The Doomsday Clock is now at “100 seconds to midnight.” Here’s what that means.

The Bulletin of the Atomic Scientists was founded in 1945 by researchers who worked on the atomic bomb. It publishes research on “manmade existential threats such as nuclear war, climate change, and disruptive technologies.”

And lately, it’s been a little bit, well, doomsaying. Its famous extinction clock has hovered for the last few years at “two minutes to midnight” — as pessimistic a future as it predicted in 1953 during the volatile early Cold War.

On Thursday, the group moved the clock again, announcing that we are “100 seconds to midnight.” The change from minutes to seconds is a bit awkward, but it solves an important problem for the Bulletin of the Atomic Scientists: while the world does seem to be getting more dangerous, the danger mostly isn’t imminent (global civilization is overwhelmingly likely to survive the year 2020), and the Bulletin likely wants the ability to have some granularity in its risk assessments from one year to the next year.

The overall assessment that accompanied the 100-second clock unveiling is a gloomy one. All of the problems we faced last year are still facing us, and we have less time than ever to solve them. Both nuclear war and catastrophic effects from climate change, the Bulletin argues, grew more dangerous in 2019 — and world leaders made things worse.

“This situation — two major threats to human civilization, amplified by sophisticated, technology-propelled propaganda — would be serious enough if leaders around the world were focused on managing the danger and reducing the risk of catastrophe,” the Bulletin statement read. “Instead, over the last two years, we have seen influential leaders denigrate and discard the most effective methods for addressing complex threats — international agreements with strong verification regimes — in favor of their own narrow interests and domestic political gain.”

The result, the group argues, is that we’re closer to doomsday than we’ve ever been.

To claim that things are worse than they were during the Cold War — when, on occasion, we avoided nuclear armageddon only through the good instincts of a random person in the right place at the right time — is a very strong claim. The Bulletin announcement addresses this criticism head-on.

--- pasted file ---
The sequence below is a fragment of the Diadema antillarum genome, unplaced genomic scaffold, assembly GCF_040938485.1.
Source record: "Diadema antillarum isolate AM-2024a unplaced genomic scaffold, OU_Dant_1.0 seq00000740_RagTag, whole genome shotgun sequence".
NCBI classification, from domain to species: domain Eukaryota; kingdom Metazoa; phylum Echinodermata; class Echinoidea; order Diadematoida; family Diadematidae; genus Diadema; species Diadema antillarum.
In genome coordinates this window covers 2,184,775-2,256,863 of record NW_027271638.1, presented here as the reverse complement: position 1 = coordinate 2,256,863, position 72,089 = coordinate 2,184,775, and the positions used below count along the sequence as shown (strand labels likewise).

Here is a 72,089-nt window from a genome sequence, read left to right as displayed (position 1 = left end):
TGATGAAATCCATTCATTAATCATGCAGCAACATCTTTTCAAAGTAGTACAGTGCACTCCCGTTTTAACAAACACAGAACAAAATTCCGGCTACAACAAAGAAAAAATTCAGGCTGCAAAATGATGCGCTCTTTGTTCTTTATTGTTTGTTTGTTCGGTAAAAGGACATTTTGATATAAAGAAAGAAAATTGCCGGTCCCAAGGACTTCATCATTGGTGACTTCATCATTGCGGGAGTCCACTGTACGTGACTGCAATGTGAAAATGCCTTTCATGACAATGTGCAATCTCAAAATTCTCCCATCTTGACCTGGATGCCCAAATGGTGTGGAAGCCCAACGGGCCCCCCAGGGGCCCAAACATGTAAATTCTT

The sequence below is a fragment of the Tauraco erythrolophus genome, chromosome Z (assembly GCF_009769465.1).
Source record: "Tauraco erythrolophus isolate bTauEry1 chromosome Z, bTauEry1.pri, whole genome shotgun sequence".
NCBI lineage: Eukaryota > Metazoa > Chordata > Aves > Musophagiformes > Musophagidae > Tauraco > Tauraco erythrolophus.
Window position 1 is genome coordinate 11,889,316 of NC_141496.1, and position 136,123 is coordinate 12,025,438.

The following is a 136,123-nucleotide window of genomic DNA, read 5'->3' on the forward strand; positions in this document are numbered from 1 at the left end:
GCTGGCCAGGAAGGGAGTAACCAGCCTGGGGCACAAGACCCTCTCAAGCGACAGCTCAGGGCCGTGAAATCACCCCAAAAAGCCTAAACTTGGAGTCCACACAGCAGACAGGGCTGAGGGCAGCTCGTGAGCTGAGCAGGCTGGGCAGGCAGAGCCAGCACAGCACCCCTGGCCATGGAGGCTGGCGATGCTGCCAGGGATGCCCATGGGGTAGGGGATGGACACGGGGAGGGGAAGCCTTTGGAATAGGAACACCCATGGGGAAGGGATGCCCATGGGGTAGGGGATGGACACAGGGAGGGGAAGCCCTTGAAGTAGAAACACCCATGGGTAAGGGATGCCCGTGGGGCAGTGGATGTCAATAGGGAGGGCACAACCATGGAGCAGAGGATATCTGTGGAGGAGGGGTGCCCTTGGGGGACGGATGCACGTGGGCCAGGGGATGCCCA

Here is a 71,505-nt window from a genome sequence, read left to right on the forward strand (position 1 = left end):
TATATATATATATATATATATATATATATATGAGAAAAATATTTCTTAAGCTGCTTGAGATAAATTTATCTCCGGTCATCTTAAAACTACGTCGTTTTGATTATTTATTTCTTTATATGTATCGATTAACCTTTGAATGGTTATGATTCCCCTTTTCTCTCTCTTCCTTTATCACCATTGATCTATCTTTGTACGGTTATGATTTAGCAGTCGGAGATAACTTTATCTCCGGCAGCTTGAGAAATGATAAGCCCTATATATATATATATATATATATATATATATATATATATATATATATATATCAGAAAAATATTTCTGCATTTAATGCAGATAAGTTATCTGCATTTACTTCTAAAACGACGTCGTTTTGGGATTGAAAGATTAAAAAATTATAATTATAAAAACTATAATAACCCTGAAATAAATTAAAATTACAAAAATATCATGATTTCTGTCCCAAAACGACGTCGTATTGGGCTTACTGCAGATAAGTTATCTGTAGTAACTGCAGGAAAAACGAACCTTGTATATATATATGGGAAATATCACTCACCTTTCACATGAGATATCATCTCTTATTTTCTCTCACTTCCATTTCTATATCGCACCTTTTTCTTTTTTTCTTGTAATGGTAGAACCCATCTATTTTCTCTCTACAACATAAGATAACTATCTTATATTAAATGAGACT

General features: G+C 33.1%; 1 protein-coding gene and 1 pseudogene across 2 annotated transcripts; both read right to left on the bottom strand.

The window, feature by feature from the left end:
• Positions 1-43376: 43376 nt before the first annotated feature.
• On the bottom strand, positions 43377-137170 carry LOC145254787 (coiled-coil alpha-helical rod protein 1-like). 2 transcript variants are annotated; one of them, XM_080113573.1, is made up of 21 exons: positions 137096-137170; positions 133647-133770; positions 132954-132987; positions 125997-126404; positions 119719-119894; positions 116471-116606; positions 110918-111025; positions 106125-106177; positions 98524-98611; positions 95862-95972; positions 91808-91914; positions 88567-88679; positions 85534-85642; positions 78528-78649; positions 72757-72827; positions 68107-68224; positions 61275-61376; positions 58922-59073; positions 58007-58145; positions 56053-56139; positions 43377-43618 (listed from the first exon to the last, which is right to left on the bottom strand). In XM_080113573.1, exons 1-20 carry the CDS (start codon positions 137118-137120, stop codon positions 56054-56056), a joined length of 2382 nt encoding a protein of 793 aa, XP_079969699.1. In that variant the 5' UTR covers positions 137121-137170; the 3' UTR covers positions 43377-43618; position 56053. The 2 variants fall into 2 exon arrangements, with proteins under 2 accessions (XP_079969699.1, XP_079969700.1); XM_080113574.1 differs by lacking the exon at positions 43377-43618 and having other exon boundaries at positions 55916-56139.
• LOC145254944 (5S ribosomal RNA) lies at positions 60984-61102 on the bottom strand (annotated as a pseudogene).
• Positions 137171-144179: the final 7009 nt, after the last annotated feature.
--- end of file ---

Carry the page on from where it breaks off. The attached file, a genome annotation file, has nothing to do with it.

“To say the world is nearer to doomsday today than during the Cold War — when the United States and the Soviet Union had tens of thousands more nuclear weapons than they now possess — is to make a profound assertion that demands serious explanation,” the statement reads. But it argues it’s warranted because the old risks remain present while new risks including artificial intelligence and bioterrorism have joined them, and our international institutions are crumbling in the face of the challenge.

And while the Bulletin of the Atomic Scientists emphasizes, as it did last year, that the clock can move backward as well as forward, and that humanity’s future remains in our hands right up until midnight strikes, the overall tone of the message is distinctly pessimistic.

What the Doomsday Clock can tell us and what it can’t

In many ways, that pessimism is warranted. Humanity is now extremely unlikely to keep warming to the long-targeted 1.5 degrees Celsius, a target that would stave off many of the most severe effects of a changing climate. Iran is probably going to develop nuclear weapons to defend itself in the face of renewed US hostility. Populist authoritarians are likely to be in charge — at least a little while longer — in many countries whose investment in global institutions and international cooperation is badly needed.

But on the whole, I’m not persuaded that a second hand inching closer to doom is the right way to think about the challenges ahead of us — climate change especially. Climate change is bad, and it is killing people and animals right now. Over time, it will get worse and kill more people and animals. It is profoundly unlikely that it will wipe humanity out. It’s not some cathartic, cleansing doomsday we’re racing toward, just a worse world where more people suffer. And as my colleague David Roberts argued:

Framing the choice as “a miracle or extinction” just sets everyone up for massive disappointment, since neither is likely to unfold any time soon.

As climate scientist Kate Marvel put it, “Climate change isn’t a cliff we fall off, but a slope we slide down.” Every bit makes it worse. No matter how far down the slope we go, there’s never reason to give up fighting.

We’ve heard about the importance of optimism for combating climate change, and about the importance of panic. With its Doomsday Clock, the Bulletin of Atomic Scientists clearly seeks to rally the public and policymakers to put us all on a different course. It’s a noble objective — but I do wonder whether a message centered on “doomsday” is the right lens through which we should think about our common future.

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